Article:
to understand the importance of patient safety and to recognize the range of efforts being made to improve health safety in the U.S. and worldwide. U S N H R S C o m m a n d i n g O ff i c e r Capt. Bruce Laverty notes the staff of USNHRS will be engaged in educational and awareness-building activities specific to patient safety. This year, activities include patient safety displays and handouts in the pharmacy waiting area, patient safety training video sessions and a “Patient Safety Search,” where the staff is challenged to identify problems in a patient care environment. The campaign seeks to make patients, providers and the public aware of the ways they can participate in these efforts and partner to improve patient safety. While efforts of the past decade have brought improvements, recent studies indicate that much work
remains to be done, and can be done most effectively through the involvement of all parties. Be Aware for Safe Care emphasizes the fact that safety issues impact everyone. “The more we work together to promote patient safety, the more we all benefit from a safe healthcare system,” said Diane Pinakiewicz, MBA, president, National Patient Safety Foundation. NPSF encourages creative collaboration among provider groups, patient advocates and other community organizations to help patients and consumers understand how they can be part of the solution. For additional information on Patient Safety Awareness Week, please visit www.npsf.org or locally Anthony Brown at 727-6421.
Las Palmeras Road Closure Oviedo Lane in the Las Palmeras housing area is scheduled to be closed until May 31 due to construction. Contact Maria Angeles Granado of public works at 7271014 if you have any questions regarding the closure.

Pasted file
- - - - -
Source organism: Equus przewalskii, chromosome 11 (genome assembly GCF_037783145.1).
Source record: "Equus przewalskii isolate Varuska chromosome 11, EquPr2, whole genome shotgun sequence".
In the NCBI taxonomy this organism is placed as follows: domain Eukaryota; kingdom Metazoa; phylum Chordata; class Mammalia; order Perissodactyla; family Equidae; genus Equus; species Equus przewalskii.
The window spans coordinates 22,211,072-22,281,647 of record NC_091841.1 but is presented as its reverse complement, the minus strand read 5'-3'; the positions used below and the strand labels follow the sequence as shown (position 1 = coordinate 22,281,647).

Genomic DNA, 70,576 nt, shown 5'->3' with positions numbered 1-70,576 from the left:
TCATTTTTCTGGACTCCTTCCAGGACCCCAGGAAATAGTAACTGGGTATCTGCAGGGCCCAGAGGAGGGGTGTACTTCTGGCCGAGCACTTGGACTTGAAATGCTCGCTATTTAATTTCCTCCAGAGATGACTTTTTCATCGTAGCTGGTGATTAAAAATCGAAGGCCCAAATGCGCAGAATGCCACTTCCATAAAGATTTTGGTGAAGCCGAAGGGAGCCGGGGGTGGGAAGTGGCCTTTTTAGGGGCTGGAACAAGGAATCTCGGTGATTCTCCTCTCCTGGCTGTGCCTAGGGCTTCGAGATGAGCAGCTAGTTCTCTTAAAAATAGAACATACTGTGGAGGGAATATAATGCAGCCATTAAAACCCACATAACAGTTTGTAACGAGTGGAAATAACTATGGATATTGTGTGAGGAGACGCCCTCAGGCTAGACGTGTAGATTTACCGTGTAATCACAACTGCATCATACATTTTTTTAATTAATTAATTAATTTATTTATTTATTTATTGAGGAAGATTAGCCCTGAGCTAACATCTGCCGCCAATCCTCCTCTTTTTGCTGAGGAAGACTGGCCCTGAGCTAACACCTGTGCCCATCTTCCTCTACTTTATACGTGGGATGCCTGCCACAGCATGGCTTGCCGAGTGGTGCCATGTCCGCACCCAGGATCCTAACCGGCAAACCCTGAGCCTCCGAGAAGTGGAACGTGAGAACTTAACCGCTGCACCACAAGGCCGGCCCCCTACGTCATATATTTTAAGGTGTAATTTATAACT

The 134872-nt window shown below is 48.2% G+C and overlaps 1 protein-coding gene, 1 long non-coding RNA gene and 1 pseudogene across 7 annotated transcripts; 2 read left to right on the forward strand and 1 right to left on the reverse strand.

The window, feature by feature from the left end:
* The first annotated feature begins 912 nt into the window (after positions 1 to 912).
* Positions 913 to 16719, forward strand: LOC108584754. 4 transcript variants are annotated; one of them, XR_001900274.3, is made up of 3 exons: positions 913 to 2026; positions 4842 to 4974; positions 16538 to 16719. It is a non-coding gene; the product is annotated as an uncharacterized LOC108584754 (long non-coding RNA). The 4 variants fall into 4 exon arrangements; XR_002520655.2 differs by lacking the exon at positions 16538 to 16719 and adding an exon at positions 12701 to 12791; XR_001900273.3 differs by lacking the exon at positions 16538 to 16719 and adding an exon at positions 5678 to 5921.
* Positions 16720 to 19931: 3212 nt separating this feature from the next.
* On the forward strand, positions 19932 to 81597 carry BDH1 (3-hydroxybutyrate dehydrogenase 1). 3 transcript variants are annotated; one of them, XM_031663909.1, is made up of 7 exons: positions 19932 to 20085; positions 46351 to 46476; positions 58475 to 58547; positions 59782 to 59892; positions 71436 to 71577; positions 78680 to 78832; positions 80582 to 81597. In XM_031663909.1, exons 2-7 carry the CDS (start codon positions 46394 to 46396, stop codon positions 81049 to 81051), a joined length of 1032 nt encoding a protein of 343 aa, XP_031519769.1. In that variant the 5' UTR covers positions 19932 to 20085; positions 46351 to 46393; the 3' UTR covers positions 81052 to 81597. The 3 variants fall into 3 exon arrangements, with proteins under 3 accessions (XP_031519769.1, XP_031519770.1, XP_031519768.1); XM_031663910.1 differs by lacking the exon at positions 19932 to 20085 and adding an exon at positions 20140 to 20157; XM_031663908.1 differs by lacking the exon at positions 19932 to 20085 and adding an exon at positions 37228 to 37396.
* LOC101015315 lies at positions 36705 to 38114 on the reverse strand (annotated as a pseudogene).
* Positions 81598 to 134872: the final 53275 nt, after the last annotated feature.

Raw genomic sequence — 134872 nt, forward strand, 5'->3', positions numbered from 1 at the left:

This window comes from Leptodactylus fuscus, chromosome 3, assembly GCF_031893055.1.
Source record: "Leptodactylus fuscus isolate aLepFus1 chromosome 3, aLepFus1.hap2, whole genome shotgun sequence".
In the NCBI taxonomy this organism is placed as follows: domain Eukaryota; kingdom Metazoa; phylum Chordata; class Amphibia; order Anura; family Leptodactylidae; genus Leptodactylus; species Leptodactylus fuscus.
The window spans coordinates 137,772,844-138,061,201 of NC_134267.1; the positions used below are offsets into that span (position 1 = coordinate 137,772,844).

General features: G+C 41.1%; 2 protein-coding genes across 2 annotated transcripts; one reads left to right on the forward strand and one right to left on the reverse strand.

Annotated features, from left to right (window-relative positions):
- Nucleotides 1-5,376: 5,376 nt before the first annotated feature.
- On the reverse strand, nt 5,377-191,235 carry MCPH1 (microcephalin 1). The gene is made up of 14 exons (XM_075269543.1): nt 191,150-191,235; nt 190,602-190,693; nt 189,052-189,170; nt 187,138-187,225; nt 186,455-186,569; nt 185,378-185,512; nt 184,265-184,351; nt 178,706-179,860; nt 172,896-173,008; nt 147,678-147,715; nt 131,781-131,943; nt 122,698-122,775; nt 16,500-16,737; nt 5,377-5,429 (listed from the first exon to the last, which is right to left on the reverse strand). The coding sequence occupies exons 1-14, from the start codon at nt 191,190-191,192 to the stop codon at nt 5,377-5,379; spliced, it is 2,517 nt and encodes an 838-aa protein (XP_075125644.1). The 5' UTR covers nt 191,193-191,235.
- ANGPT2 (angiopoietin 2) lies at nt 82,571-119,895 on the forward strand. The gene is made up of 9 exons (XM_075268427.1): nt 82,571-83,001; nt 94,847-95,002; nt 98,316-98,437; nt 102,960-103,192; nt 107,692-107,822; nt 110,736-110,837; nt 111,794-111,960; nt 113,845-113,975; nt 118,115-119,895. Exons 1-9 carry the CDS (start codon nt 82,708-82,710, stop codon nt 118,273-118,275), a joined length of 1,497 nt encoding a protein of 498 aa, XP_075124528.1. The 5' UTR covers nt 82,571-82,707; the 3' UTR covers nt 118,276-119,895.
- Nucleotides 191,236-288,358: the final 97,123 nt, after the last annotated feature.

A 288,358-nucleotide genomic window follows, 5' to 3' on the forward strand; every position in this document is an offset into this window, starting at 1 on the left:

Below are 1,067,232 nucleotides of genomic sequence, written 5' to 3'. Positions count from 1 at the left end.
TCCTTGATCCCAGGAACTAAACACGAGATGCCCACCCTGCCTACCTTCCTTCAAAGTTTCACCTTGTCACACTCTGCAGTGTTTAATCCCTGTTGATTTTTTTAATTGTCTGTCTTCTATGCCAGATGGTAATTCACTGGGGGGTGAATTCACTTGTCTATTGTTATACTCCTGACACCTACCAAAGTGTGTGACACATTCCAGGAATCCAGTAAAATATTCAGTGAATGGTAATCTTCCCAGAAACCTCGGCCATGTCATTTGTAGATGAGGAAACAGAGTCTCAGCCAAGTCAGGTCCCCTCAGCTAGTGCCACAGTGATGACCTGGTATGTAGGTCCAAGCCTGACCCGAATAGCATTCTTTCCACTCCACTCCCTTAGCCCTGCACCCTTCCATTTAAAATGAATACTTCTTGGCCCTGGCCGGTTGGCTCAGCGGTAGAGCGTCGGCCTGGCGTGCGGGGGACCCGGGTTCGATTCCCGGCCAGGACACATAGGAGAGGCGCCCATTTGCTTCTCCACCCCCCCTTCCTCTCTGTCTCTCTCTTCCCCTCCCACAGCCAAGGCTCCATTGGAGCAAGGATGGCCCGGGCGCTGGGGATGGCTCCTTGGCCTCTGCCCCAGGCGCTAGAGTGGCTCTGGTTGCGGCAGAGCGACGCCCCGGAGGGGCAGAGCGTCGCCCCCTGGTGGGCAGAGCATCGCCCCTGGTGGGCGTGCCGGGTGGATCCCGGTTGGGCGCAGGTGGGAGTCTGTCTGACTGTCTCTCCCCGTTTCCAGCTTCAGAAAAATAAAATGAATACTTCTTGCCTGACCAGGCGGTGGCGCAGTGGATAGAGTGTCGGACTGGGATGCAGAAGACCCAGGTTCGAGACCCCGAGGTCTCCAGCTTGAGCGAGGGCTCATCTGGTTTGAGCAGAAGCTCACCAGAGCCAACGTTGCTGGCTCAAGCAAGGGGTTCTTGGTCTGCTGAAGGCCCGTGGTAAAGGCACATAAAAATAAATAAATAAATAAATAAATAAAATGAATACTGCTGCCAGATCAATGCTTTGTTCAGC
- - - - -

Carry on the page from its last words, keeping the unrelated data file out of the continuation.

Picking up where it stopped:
March 8, 2012
Religion is Spiritual and Spirituality is Religious My friend Bob has the worst military bearing of any Sailor I know. His hair is too long, he probably doesn’t have a blouse on under his jacket, and he may or may not be wearing socks. He is not ignorant (he is a former Marine). But, his military bearing reflects his view of the Navy. He says, “I am in the Navy but not the military.” What do you think of that? Chaplain Patrick Riley I am reminded of Bob when I read that a large number of people say they are spiritual but not religious (SBNR). Narrowly defined: spirituality can be a private practice of faith, and religion can refer to organized religion. Before the last half of the 20th century, however, the terms religious and spiritual were used interchangeably. I find it ironic that the ones who seem most angry (by their use of caps and exclamation marks) at the SBNR are found on an atheist Web site.
Call 727-2161 for more information on Chapel events.
Trusting God Bible Study
This Bible study by Jerry Bridges addresses the question, “Can we trust God?” Join us every Thursday at 6:30 p.m. at the NAVSTA Rota Chapel Fellowship Hall. The study begins with a meal, followed with a discussion from 7 - 8 p.m.